I would like to thank all participating artists for their productive co-operation in “alien matter.” The collaboration with my co-curators at transmediale, especially Daphne Dragona and Florian Wüst, was rewarding and friendly. Thank you also to the wonderful transmediale team, especially to Inga Seidler, Isabelle Busch and Sibylle Kerlisch for their precise work on the exhibition. Natalie Schütze and Filippo Gianetta devoted themselves attentively to the catalog, and The Laboratory of Manuel Bürger to its consistent design. I would like to thank the artistic director of transmediale, Kristoffer Gansing, for the invitation to curate the exhibition. It was a great pleasure to work with raumlabor. And, not least, thank you also to HMKV and its team, whose support enabled me to work on the “alien matter” exhibition.



[1] In James Graham Ballard, “Which Way to Inner Space?,” New Worlds (May 1962), quoted in: The Riverside Dictionary of Biography (Boston and New York: Houghton Mifflin Harcourt, 2005), 54.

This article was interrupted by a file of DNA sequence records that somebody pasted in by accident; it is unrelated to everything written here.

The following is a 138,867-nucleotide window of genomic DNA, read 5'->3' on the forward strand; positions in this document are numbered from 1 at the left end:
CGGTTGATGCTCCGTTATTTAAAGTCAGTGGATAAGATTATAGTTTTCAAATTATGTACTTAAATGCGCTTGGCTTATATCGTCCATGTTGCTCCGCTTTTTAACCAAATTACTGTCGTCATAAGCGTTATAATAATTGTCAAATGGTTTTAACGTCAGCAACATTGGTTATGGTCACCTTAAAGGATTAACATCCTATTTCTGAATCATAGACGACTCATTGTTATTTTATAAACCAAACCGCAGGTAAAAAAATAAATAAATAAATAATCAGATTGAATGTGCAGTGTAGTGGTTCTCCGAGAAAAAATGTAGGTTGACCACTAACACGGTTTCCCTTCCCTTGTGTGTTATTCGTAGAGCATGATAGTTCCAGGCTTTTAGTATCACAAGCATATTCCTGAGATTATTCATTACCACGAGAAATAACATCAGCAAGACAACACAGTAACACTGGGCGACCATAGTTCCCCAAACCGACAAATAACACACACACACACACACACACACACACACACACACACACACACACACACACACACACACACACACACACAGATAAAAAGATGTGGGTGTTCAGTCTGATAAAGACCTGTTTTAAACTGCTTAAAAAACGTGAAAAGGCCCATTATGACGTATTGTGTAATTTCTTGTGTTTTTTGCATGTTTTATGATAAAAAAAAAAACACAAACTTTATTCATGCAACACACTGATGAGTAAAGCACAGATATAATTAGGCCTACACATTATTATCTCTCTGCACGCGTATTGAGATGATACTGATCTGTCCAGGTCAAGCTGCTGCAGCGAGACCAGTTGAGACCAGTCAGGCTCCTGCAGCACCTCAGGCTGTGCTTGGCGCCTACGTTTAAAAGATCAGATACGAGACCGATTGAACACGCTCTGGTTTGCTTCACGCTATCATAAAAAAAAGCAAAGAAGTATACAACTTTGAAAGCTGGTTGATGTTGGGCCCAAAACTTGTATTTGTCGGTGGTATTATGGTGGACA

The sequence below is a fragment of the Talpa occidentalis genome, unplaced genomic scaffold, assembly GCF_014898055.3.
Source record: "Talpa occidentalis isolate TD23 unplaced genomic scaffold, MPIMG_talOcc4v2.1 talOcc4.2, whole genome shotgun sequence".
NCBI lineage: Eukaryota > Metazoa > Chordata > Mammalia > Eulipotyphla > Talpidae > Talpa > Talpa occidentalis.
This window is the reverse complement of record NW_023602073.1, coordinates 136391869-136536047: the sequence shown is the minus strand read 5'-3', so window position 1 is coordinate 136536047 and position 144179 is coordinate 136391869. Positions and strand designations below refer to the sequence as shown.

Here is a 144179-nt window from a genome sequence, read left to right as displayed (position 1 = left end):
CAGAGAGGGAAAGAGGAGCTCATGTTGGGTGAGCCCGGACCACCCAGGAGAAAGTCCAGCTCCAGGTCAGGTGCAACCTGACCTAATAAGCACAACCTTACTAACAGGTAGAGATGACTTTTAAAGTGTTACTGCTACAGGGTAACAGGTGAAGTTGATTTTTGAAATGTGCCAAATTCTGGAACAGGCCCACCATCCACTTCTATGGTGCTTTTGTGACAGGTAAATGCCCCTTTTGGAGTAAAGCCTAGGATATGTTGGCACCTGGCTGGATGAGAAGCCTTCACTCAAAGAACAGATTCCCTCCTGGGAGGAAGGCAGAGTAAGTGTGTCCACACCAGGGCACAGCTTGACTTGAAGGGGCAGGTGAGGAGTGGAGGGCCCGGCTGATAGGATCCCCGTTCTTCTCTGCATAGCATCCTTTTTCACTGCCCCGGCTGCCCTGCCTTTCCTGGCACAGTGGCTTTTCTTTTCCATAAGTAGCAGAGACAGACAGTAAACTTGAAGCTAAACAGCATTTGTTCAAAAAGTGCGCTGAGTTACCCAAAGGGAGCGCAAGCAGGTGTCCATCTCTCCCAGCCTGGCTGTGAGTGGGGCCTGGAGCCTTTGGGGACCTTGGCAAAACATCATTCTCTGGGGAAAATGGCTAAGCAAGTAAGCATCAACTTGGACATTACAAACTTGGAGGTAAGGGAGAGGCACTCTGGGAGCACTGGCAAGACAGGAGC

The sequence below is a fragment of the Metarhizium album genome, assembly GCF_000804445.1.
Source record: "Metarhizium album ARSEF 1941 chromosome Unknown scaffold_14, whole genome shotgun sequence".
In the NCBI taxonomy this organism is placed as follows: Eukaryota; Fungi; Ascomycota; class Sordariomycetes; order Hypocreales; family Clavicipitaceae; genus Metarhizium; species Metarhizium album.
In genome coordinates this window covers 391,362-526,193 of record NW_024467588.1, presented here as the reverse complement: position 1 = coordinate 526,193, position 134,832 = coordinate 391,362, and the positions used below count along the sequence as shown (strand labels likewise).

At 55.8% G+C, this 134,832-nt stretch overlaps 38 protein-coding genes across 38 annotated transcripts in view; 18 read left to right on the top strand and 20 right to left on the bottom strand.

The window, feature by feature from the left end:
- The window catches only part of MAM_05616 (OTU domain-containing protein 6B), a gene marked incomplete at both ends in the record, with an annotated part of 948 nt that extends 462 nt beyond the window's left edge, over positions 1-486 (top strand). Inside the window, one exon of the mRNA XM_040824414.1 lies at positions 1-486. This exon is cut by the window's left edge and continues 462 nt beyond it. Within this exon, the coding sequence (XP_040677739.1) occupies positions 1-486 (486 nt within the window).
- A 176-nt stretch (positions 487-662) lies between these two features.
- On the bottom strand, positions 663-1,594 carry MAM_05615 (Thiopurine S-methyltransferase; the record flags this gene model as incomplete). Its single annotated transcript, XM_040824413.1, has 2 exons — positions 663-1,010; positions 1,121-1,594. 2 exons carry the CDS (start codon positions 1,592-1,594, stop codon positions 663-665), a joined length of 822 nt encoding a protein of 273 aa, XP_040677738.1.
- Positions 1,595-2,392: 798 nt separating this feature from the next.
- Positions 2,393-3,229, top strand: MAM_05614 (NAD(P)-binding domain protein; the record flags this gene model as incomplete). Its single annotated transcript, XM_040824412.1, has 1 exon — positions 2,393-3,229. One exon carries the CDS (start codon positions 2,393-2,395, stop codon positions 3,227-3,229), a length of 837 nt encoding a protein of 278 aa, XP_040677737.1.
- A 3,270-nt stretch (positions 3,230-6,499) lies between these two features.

[2] At

[3] Erich Hörl, Die technologische Bedingung. Beiträge zur Beschreibung der technischen Welt (Berlin: Suhrkamp, 2011), 12. English version: Erich Hörl, “The Technological Condition,” at

[4] Cf. Jean-François Lyotard et al., Immaterialität und Postmoderne (Berlin: Merve 1985), 11.

[5] Günther Anders, Die Antiquiertheit des Menschen, Band I: Über die Seele im Zeitalter der zweiten industriellen Revolution; Die Antiquiertheit des Menschen. Band II: Über die Zerstörung des Lebens im Zeitalter der dritten industriellen Revolution (Munich: C. H. Beck, 1956/1980). In Die Antiquiertheit der Maschinen II from 1969 (Band II) Anders develops ten theses in which the emergence of a mega machine from many individual machines is described. The first five are: 1. expanding machines (every machine is designed to get bigger), 2. the machines’ drive to expand is unstoppable, 3. the number of existing machines decreases, 4. the machines “go incognito” (they become part of larger machines), and finally 5. the machines become one single machine.

[6] Hörl, 26.

[7] Hörl, 28.

[8] Mark Weiser, “The Computer for the 21st Century,” Scientific American 265 (1991), 94–104, here: 94. Quoted in Hörl, 30.

[9] Cf. Sabina Jeschke, „Wenn Roboter Steuern zahlen,“ Das Netz – Jahresrückblick 2015–16 (December 10, 2015). At

[10] Florian Cramer, “Crapularity Hermeneutics,” unpublished article, 2016.

[11] ibid.